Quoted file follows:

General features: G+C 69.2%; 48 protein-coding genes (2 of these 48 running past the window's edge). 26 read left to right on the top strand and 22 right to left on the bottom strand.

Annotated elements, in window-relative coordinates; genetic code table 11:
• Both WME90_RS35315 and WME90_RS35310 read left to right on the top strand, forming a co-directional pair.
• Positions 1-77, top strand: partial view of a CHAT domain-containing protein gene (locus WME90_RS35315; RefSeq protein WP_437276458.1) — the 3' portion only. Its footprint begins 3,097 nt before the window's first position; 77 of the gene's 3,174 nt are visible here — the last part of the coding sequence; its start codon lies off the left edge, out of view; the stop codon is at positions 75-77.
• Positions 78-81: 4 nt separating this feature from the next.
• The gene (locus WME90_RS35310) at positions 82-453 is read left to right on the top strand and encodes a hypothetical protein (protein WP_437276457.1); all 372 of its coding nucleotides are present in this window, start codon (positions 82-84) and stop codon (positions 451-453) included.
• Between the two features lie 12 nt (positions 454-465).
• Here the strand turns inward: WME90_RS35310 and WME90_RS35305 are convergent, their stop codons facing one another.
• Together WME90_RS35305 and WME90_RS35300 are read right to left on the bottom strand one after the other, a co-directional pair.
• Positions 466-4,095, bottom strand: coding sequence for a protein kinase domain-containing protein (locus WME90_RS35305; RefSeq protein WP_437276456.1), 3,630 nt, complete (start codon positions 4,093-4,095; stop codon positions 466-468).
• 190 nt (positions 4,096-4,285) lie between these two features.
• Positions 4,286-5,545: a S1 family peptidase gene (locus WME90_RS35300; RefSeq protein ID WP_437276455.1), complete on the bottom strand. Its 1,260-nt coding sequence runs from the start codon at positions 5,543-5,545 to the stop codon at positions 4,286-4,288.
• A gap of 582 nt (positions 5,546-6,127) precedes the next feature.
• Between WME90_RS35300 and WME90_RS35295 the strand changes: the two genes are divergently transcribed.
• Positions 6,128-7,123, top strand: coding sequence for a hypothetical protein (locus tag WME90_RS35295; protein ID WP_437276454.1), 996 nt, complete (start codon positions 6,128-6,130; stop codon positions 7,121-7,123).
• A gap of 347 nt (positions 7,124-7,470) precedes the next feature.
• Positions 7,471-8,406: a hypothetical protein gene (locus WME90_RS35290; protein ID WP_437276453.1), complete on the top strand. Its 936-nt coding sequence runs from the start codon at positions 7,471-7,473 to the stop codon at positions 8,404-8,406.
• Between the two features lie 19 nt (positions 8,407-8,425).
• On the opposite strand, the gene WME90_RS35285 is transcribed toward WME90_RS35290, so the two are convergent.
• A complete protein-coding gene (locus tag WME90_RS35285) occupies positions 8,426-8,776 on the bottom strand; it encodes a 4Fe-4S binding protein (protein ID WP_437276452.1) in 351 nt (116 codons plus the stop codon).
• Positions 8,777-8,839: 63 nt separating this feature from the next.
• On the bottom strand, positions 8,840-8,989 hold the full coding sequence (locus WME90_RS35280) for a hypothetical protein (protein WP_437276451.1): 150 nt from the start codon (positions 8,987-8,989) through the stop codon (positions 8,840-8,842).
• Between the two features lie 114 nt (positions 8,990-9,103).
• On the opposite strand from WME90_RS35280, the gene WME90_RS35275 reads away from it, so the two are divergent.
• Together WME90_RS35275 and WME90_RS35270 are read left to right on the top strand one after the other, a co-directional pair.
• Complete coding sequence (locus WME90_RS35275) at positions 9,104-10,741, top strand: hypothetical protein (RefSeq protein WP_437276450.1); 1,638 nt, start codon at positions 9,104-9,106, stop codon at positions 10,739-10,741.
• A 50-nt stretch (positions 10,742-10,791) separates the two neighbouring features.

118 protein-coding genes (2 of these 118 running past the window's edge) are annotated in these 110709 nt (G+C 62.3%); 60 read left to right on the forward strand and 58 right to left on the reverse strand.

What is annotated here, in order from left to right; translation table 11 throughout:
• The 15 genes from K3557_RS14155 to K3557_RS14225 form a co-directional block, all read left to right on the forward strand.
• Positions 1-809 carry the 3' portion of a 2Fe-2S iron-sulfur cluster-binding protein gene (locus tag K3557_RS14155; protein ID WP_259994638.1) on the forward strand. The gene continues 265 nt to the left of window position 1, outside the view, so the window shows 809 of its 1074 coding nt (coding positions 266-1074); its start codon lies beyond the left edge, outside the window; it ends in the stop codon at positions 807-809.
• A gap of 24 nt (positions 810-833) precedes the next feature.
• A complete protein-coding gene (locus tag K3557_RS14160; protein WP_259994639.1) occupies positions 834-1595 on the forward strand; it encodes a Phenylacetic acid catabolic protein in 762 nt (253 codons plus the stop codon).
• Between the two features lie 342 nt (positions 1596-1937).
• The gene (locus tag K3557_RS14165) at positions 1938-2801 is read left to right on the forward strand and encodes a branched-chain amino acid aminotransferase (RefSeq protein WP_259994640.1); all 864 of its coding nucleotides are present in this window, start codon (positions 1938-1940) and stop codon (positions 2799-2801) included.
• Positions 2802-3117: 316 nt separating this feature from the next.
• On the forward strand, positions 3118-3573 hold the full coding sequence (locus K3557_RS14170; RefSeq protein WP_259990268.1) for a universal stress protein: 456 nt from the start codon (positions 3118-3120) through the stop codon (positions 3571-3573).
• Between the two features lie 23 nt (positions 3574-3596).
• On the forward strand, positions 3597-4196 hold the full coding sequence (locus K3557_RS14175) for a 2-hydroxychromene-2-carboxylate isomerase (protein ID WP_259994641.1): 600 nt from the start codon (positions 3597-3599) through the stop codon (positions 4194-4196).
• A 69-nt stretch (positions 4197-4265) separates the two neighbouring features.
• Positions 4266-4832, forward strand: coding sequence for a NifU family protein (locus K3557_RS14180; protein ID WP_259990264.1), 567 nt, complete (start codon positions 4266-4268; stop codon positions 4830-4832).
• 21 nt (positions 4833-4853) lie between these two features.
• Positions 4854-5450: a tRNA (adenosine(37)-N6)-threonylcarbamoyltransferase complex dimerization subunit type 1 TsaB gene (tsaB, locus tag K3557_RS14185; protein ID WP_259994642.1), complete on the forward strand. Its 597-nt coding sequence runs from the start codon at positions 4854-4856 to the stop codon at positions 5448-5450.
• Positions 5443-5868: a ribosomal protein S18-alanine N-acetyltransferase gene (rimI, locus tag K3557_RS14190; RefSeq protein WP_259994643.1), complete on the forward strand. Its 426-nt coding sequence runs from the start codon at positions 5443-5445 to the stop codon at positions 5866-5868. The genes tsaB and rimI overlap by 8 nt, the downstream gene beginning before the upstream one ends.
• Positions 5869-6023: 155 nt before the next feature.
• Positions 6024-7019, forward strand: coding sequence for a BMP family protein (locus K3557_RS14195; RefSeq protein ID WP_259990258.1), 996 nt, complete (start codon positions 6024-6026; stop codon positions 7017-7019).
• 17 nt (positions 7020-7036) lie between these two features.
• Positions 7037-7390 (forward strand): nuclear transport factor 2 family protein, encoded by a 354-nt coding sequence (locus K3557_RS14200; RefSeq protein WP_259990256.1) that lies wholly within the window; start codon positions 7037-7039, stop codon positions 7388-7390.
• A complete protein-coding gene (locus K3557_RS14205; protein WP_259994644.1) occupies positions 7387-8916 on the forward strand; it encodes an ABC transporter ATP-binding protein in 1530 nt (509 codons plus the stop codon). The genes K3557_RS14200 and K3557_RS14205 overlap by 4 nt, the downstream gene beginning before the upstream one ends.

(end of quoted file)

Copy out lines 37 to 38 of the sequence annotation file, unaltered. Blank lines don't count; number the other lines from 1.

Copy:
• On the forward strand, positions 3118-3573 hold the full coding sequence (locus K3557_RS14170; RefSeq protein WP_259990268.1) for a universal stress protein: 456 nt from the start codon (positions 3118-3120) through the stop codon (positions 3571-3573).
• Between the two features lie 23 nt (positions 3574-3596).